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Flashcards in Midterm Deck (76):
1

How many acres are in a hectare?

1.25 acres

2

What is restoration?

The process of assisting the recovery of an ecosystem that has been degraded, damaged, or destroyed

3

What is rehabilitation?

Restoration with a focus on functions and stabilizing land, less focus on prior species composition

4

What is mitigation?

An action that is intended to compensate for environmental damage

5

What is reforestation?

Planting of trees but not necessarily natives

6

What is passive regeneration?

Removing human disturbance to allow for natural or unassisted recovery

7

What is succession?

Regular progression of communities replacing each other on a site until a relatively permanent community is established

8

What are the two findings of the island biogeography model?

1. # of species at equilibrium is a function of island size.
2. Immigration of species is a function of distance to the mainland.

9

What is an orthodox seed?

A seed that has a dormancy

10

What is a recalcitrant seed?

A seed with no dormancy period

11

What is stochasticity?

Randomness

12

What is a metapopulation?

A set of geographically isolated sub populations interconnected by gene flow and colonization

13

What are three types of particles and their sizes?

Sand (>0.02 mm)
Silt (0.02-0.002mm)
Clay (<0.002mm)

14

What is the cation exchange capacity?

The quantity of cations that can be adsorbed by a soil is a function of soil texture and chemicals - more organic matter and clay raise CEC

15

Traits of ectomycorrhizae

1. Hyphae don’t penetrate plant cells
2. Commonly associated with 3% of plants, mostly trees
3. Obligate: have to have mycorrhizae
Facultative: can handle mycorrhizae but don’t need them
4. Treatments: inoculation with soil, spores

16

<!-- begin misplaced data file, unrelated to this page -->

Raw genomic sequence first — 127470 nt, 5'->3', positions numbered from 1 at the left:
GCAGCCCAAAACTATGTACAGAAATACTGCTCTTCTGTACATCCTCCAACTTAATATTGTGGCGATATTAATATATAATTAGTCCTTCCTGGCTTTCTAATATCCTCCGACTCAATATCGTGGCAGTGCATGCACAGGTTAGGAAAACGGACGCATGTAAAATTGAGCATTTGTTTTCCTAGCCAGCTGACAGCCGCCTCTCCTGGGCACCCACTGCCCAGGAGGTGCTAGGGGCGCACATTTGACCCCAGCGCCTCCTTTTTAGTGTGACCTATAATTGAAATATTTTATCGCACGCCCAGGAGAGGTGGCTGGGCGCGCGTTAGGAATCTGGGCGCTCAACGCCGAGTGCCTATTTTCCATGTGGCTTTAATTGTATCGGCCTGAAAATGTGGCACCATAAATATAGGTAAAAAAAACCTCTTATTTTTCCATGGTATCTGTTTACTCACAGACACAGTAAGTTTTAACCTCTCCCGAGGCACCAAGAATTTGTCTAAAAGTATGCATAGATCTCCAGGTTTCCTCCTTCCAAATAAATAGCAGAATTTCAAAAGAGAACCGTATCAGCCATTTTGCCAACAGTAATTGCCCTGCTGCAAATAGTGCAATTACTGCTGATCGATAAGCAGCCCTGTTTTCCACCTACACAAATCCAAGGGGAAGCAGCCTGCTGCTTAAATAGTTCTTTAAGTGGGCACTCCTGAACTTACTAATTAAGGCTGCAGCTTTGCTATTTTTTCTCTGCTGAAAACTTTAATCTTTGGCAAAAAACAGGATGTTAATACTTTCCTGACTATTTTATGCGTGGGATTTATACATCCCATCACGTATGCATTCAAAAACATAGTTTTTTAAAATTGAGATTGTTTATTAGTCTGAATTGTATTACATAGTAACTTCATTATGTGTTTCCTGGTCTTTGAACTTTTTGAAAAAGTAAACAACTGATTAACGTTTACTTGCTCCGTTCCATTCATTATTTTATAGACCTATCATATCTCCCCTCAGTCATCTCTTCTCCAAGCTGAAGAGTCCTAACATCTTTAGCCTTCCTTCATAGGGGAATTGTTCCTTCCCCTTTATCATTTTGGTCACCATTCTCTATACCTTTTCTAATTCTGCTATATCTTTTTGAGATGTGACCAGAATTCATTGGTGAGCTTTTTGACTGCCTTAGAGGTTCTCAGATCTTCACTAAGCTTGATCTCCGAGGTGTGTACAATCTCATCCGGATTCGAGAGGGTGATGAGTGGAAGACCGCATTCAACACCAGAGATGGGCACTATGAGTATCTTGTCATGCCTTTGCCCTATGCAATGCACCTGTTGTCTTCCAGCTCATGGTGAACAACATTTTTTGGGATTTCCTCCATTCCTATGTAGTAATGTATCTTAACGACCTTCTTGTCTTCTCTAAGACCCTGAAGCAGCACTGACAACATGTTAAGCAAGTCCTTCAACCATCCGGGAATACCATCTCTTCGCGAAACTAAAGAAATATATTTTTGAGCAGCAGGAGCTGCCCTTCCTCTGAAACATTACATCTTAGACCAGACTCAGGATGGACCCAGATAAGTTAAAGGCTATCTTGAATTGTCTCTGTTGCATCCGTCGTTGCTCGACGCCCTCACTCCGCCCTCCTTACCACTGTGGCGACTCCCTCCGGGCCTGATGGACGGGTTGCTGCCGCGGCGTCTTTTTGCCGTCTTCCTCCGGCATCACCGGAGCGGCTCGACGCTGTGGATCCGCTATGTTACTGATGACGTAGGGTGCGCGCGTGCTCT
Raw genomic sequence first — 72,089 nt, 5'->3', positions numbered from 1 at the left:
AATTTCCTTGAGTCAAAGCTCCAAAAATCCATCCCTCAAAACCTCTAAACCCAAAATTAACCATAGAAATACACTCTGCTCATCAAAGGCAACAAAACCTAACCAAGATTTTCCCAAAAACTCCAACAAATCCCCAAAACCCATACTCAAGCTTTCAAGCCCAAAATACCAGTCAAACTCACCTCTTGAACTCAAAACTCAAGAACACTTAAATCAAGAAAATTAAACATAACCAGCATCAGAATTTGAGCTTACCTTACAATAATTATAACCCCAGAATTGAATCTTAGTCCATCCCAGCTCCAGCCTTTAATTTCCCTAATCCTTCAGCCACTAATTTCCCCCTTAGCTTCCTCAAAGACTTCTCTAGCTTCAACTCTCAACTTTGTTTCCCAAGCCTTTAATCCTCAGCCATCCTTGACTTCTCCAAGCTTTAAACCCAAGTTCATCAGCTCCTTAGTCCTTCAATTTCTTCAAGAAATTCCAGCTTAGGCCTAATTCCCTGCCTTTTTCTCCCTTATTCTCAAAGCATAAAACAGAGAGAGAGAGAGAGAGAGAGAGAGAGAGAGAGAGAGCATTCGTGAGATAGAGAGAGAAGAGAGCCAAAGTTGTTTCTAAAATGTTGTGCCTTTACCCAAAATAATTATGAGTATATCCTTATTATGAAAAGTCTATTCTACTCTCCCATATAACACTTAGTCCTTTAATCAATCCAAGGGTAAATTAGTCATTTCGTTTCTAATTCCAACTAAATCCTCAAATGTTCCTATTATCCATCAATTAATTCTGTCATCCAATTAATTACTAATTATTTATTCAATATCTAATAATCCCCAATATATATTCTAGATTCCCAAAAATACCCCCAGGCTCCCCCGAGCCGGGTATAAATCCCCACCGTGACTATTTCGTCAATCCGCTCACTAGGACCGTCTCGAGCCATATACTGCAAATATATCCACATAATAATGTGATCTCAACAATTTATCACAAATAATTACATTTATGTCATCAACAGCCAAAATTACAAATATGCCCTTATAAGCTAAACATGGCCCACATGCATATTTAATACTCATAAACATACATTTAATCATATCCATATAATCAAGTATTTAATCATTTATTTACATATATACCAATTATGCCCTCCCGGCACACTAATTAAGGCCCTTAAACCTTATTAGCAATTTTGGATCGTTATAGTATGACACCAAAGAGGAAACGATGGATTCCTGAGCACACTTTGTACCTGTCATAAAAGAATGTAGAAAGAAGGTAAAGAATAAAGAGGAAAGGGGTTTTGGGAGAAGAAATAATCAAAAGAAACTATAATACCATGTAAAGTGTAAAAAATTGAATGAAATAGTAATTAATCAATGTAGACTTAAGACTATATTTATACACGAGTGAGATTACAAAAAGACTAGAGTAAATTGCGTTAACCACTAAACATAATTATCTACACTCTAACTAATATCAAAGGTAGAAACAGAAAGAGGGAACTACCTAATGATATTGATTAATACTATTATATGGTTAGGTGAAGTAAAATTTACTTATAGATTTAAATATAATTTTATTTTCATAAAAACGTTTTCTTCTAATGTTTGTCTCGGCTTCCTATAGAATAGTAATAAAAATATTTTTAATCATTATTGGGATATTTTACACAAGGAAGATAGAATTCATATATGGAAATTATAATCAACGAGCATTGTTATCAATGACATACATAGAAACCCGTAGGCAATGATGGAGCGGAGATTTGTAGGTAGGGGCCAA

Traits of endomycorrhizae

1. Hyphae penetrate plant root
2. Associated with 90% of plants
3. Treatments: stockpiling, (...)

17

What is scarification?

Breaking down seed coat by nicking or soaking

18

What is an endemic species?

A species found nowhere else

19

What are three reasons why invasive species are bad?

1. Predation
2. Hybridize with natives
3. Competition/allelopathy

20

What is reintroduction?

Animals caught and released later (usually bred in captivity)

21

What is translocation?

Moving species around in the wild

22

What is hard release?

Animals released with no support

23

What is a soft release?

Animals released and given some support to start out

24

What are ecosystem services?

Conditions and processes through which natural ecosystems and species that make them up sustain human life

25

Four principles of restoration planning

1. Increases ecological integrity
2. Sustainable in long-term
3. Informed by past and future
4. Benefits and engages society

26

Three restoration take-home points

1. Choosing endpoint involves subjectivity
2. Define goals among multiple stakeholders
3. Restoration is not a substitute for conservation

27

What are the seven steps in restoration?

1. Preliminary goals and objectives
2. Reference model
3. Revised goals and objectives
4. Planning
5. Implementation
6. Monitoring
7. Maintenance

28

What is Coordinated Resource Management and Planning (CRMP)?

Process where people with diverse interests work together on projects

29

What are SMART goals?

Specific, Measurable, Attainable, Relevant, Time-bound

30

What are three disturbances and adaptations to surviving them?

1. Fire; seed germination stimulated by fire, resprouting
2. Hurricane; high ability to resprout from broken trunks